Paracetamol (acetaminophen) with codeine

Combinations of simple analgesics with opioids are controversial. At a practical clinical level they are considered effective, and are often used as one rung in the ladder of analgesic treatments for cancer. There remain, though, several general arguments used against them.

Clinical bottom line: Paracetamol with codeine is an effective analgesic. The NNT for at least 50% pain relief over four to six hours with a single dose of paracetamol 1000 mg plus codeine 60 mg was 2.2 (1.7 to 3.9) based on information on 197 patients. Paracetamol 600/650 mg plus codeine 60 mg had an NNT of 4.2 (3.4 to 5.3) for at least 50% pain relief over 4-6 hours in patients with moderate to severe pain compared with placebo based on information from 1136 patients. Paracetamol plus codeine produced significantly more pain relief than paracetamol alone.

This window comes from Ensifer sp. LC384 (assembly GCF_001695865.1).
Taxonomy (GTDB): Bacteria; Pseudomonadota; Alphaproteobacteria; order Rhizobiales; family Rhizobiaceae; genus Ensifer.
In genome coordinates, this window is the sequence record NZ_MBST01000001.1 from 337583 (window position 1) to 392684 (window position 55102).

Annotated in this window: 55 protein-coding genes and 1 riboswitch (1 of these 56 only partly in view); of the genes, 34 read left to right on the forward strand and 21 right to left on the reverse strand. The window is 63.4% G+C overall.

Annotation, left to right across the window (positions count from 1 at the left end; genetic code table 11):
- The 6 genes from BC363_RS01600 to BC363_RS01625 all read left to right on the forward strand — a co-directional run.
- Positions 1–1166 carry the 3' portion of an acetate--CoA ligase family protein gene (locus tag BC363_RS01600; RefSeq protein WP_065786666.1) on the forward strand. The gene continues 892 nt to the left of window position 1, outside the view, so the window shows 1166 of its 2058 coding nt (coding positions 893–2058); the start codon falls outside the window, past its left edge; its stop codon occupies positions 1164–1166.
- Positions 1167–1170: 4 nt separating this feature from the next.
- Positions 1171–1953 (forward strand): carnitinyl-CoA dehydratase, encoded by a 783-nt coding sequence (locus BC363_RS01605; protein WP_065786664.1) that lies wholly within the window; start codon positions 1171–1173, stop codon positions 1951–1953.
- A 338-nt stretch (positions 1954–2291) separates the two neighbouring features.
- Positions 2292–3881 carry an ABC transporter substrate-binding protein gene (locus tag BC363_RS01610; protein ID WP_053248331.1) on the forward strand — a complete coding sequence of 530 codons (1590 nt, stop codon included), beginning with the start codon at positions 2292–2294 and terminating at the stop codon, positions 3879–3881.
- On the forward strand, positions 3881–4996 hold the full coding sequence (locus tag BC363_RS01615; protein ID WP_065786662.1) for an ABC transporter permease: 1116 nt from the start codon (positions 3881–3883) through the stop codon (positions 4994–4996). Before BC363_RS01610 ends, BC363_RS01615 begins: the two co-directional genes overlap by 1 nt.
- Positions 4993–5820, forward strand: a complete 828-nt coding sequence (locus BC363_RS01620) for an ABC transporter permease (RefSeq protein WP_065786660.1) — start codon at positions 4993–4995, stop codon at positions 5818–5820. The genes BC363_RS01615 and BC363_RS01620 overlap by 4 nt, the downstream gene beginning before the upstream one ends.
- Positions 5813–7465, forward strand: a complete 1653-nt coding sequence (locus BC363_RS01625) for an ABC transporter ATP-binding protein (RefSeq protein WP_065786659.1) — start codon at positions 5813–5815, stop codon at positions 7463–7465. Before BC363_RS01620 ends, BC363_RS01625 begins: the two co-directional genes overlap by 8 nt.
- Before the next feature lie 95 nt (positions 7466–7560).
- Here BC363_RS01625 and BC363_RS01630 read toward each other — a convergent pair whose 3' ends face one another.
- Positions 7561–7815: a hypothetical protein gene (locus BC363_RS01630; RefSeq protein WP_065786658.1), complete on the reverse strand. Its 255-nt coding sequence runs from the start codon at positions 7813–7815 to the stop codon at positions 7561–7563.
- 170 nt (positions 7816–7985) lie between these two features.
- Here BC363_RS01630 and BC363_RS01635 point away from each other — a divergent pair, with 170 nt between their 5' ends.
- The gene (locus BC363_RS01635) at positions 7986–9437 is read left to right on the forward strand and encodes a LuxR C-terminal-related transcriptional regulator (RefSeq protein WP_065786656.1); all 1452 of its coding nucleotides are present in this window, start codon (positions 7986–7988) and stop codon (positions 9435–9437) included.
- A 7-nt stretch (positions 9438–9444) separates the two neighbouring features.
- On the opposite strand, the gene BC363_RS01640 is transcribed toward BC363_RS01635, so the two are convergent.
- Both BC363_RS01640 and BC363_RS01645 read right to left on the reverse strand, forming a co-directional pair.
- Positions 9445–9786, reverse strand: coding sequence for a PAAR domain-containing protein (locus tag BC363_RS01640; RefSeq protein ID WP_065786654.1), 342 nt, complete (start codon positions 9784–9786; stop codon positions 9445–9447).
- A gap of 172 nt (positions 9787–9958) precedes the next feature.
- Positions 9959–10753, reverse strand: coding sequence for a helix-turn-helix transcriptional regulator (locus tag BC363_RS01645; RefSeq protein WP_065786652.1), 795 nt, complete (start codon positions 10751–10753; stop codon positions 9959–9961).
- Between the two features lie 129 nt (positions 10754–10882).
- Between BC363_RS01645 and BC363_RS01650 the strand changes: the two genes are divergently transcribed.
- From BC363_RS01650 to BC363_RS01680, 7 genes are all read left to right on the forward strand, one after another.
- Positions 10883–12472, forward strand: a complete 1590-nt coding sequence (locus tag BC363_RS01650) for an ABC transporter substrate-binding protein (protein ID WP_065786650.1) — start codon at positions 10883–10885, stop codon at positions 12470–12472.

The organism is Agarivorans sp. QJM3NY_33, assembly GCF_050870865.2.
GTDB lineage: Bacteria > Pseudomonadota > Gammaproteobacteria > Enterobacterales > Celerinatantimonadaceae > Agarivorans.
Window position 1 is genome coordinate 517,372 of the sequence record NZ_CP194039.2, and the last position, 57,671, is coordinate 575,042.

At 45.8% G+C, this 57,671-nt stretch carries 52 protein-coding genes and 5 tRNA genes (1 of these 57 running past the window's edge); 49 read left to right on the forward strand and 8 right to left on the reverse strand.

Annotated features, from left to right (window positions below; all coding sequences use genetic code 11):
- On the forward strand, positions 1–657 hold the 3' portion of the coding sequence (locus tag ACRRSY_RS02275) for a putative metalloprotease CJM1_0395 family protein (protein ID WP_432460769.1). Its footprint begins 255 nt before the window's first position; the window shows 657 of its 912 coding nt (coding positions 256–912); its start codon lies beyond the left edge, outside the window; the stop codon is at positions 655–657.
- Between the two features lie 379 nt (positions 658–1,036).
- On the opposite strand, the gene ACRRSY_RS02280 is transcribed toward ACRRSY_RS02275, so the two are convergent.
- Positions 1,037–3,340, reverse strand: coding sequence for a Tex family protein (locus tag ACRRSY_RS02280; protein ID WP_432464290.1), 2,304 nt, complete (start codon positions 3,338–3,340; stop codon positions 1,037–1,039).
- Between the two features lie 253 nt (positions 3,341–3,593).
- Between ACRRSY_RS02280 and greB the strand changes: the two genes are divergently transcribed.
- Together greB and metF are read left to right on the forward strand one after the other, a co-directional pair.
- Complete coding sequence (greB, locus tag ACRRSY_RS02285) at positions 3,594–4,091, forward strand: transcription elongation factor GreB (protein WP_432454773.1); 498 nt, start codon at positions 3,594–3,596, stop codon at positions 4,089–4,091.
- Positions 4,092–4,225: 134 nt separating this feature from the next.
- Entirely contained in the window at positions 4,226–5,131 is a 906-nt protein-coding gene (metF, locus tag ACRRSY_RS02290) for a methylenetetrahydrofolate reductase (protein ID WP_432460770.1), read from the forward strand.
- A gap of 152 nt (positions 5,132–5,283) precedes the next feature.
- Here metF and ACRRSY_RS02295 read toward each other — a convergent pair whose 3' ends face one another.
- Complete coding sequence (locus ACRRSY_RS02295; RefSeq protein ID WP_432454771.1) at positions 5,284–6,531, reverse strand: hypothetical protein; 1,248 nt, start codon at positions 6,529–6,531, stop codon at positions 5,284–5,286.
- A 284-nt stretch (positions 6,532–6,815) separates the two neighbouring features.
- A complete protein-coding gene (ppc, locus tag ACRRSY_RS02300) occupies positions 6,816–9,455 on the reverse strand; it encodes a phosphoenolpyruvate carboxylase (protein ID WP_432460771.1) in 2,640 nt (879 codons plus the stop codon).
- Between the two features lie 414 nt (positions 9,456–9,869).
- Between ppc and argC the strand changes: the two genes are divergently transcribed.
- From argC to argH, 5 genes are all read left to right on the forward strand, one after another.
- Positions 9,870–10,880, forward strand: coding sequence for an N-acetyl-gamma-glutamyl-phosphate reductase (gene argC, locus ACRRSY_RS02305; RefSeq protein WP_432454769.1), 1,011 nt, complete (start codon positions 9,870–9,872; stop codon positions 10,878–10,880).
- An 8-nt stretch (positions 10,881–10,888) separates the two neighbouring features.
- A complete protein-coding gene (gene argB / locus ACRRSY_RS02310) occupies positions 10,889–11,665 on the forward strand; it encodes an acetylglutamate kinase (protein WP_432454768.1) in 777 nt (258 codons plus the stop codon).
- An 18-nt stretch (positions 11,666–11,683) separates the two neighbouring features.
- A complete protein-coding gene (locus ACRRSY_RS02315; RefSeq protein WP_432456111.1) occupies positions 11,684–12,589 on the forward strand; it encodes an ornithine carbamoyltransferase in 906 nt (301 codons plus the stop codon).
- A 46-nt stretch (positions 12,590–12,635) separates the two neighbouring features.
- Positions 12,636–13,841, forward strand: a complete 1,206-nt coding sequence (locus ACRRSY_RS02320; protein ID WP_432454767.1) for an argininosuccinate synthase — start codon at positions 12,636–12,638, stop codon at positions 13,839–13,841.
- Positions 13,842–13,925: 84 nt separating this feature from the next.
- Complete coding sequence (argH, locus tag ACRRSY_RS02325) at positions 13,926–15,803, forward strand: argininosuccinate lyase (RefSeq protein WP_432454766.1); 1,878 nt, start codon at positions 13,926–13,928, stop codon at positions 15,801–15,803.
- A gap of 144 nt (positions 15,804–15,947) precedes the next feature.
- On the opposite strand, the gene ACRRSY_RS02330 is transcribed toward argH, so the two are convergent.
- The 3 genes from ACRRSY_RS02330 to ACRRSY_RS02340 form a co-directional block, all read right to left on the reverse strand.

The first is that a combination of A plus B is no better than A alone. The second is that the combination may be better, but that increased toxicity results from using the combination. The third argument is that they are better, but cost considerations make them too expensive and that the individual drugs should be used in a complicated process of titration. It is not unusual to see several of these arguments used together to argue against the use of combination analgesics.

SYSTEMATIC REVIEWS • RA Moore, S Collins, D Carroll, HJ McQuay. Paracetamol with and without codeine in acute pain: a quantitative systematic review. Pain 1997 70:193-201. • RA Moore, SL Collins, D Carroll, HJ McQuay, J Edwards. Single dose paracetamol (acetaminophen), with and without codeine, for postoperative pain. The Cochrane Library, Update Software, Oxford 2000. • LA Smith, RA Moore, HJ McQuay, D Gavaghan. Using evidence from different sources: an example using paracetamol 1000 mg plus codeine 60 mg. BMC Medical